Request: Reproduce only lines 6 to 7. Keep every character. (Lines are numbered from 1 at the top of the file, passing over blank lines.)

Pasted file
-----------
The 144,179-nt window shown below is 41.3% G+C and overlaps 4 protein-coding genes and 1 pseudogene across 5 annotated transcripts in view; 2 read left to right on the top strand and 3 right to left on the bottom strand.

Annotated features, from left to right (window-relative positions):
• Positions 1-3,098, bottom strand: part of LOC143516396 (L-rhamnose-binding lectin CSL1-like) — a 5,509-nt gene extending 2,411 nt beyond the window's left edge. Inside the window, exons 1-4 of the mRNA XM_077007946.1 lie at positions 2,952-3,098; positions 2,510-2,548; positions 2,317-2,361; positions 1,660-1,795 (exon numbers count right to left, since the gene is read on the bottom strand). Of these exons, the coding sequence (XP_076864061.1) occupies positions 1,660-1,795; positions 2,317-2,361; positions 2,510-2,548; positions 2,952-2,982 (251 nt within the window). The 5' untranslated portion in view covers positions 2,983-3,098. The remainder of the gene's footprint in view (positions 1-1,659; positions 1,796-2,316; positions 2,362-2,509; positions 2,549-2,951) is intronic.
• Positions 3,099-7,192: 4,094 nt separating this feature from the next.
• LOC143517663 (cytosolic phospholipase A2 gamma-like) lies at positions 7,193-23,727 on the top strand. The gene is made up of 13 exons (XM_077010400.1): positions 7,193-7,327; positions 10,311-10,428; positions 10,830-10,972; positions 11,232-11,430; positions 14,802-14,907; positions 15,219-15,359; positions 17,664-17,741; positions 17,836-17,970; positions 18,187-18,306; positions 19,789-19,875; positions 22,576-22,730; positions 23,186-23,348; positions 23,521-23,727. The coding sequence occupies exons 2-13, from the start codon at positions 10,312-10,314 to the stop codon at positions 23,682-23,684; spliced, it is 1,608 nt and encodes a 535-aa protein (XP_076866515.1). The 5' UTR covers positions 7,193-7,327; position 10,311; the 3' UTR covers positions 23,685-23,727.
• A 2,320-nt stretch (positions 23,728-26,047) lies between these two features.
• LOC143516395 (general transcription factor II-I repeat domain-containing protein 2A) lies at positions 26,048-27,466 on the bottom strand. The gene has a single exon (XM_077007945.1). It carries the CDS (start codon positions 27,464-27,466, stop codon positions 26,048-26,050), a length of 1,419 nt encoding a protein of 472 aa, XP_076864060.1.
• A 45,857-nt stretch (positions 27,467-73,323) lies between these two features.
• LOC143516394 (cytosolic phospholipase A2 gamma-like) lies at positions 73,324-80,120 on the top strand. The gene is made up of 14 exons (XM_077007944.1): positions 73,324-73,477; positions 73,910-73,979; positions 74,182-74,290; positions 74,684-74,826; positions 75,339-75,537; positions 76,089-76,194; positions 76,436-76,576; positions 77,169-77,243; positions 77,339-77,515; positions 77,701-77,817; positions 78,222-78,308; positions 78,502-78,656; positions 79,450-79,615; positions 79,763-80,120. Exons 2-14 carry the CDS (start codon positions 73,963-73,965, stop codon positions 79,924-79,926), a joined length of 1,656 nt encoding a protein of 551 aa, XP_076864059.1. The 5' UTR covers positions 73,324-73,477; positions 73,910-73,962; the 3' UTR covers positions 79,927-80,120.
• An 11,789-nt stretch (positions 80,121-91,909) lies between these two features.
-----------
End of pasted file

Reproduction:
• A 2,320-nt stretch (positions 23,728-26,047) lies between these two features.
• LOC143516395 (general transcription factor II-I repeat domain-containing protein 2A) lies at positions 26,048-27,466 on the bottom strand. The gene has a single exon (XM_077007945.1). It carries the CDS (start codon positions 27,464-27,466, stop codon positions 26,048-26,050), a length of 1,419 nt encoding a protein of 472 aa, XP_076864060.1.